Tuesday, August 20, 2013

A little boutonniere for a little groom

I love designing my different characters for wall hangings and bookmarks.  I make them out of thread crochet using a size 1 (2.25mm) hook.  This is a larger hook then is usually used for thread but I need that size to get the gauge I need. ( I am also hoping it will encourage yarn users to try thread.)

One of the challenges as a designer is to make everything on a very minature scale.  Since it is already done in thread the character is very "minaturized" already.  When I had finished this particular character which was a groom, one of my pattern testers suggested that he needed a little color and wouldn't it be wonderful if he had a boutonniere.  I agreed.  Now the challenge was to design a really tiny flower.

The color, of course was based on the bride's colors.  The smallest flower I had on the bride was on her headband, so I started with that.
I tried that on the groom's lapel and it was still too large.  After trying several different ideas, I just couldn't come up with anything that tiny.  So I went to a smaller hook.  I don't like switching hooks in mid-pattern but that was the only way to get it small enough to fit the groom.  So I added a new hook size to the pattern for this particular part.

I love my thread crochet pattern tester.   We communicate by e-mail as she lives in a different state.  Her name is Carol Henderson and she does an excellent job of finding mistakes and helping me come up with ideas.  She is an accomplished thread artist and she wanted to make a rose bud.

She came up with a rose bud design without changing hook sizes that I loved and sent me this wonderful picture tutorial to add to the pattern.
 Thank you Carol.  The pattern includes written instructions that follow these steps.
The steps start with a magic circle so that there is no hole to deal with.  The magic circle is a wonderful technique.  It starts with a slip knot that is not tightened until the end.  In fact the work is done in the circle that will become the knot.  Here is how it is done.
The start of a slip knot starts like this.  Do not tighten but grab a loop from the long end and bring it in through the circle.
Make a single crochet and start making your stitches into this circle.

When all the stitches are completed, the short end is pulled tight and now there is no opening.

I love how her rose bud came out and it is now, with her kind permission, part of the pattern.
This is just one of the many, many challenges that come with designing any knit or crochet pattern.  I am really thankful for my wonderful pattern testers who help make my patterns great.  Here is a picture of the groom with my flower and smaller hook but the pattern gives you either option in making the boutonniere.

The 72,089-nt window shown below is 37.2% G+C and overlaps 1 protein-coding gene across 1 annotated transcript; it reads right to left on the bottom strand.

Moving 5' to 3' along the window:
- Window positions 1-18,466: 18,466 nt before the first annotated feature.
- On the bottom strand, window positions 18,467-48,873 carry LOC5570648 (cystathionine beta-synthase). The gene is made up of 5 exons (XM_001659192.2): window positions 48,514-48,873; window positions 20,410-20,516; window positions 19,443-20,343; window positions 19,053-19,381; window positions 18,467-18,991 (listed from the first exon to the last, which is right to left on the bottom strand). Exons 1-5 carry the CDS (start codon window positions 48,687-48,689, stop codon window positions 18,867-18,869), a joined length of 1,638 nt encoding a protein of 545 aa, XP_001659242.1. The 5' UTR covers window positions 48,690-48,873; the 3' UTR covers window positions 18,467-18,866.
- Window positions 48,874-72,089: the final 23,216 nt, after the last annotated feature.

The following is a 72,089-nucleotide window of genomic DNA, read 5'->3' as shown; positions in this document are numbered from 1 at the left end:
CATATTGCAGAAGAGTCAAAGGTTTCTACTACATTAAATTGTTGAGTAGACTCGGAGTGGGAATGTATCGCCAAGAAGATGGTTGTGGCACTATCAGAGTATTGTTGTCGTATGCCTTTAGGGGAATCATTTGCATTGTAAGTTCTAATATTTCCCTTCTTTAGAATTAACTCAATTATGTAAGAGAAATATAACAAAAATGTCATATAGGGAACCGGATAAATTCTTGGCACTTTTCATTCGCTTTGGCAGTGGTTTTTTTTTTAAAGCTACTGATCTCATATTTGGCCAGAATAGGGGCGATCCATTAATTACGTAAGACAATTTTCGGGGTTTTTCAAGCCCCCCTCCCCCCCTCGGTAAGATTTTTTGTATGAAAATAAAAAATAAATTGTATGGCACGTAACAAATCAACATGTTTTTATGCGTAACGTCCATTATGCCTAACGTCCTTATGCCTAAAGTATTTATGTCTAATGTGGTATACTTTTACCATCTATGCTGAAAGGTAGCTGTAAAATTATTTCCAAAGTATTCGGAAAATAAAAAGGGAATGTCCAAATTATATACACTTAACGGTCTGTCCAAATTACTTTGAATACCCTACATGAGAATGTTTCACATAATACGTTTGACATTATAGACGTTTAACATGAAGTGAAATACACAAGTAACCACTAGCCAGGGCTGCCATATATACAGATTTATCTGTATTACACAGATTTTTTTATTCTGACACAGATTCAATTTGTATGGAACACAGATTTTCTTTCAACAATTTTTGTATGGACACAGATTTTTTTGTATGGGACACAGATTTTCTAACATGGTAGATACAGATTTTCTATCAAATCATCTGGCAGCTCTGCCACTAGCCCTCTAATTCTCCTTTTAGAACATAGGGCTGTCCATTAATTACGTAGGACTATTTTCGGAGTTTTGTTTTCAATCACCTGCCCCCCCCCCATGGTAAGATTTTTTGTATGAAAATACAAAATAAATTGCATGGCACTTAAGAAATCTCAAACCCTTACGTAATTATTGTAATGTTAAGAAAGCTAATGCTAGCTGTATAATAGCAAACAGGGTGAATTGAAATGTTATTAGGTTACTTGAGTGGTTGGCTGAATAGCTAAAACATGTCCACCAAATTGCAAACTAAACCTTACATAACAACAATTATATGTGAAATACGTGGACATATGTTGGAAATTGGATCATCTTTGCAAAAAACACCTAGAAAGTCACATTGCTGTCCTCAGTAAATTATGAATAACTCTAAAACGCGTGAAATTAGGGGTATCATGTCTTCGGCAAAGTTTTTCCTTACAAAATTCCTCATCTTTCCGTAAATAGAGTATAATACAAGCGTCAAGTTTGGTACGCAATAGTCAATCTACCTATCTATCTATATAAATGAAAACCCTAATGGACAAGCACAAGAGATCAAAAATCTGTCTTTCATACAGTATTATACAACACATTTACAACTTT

This just proves that two heads are definately better than one.  I love how he came out.  What do you think?

Wednesday, August 7, 2013

Bride bookmark and Solomon's Knot tutorial

It has been a while but with vacations and some home repairs, I haven't been able to work on the computer much.  Luckily, it doesn't mean I haven't been designing.  I love knit or crochet because I can take with me.

I am currently designing a bride bookmark.  This is part of a commission wall hanging.  I love how she came out.
I decided to give her an overskirt on her dress of Solomon's knot or Love knot lace because of its fantastically lacey look.  So I thought I would do a picture tuturial of this particular stitch.
To start,  pull up a loop.  My pattern calls for a loop that is 1/4 inch long.  (Most patterns will tell you how long a loop is required for their pattern.)  
Yarn over and pull a loop through.
  Now comes the "tricky" part.  Sc in back strand of the long lp created by pulling a loop through above.
Below is a completed Solomon's knot or Love knot.

 Generally, a pattern has you make several on top of  each other as shown below. 
Future rows are generally worked in the sc stitch on top of the knot.  The stitch is not a hard one just a little confusing if you have not run into it before.
Here is a back view of the overskirt to show how neat this stitch works up.
I love how it came out. 
I think crochet and knitting are wonderful.  They are so mobile that they can be taken on 16 hour drives to see the children and the work isn't put on hold until we return.  What do you like about these arts?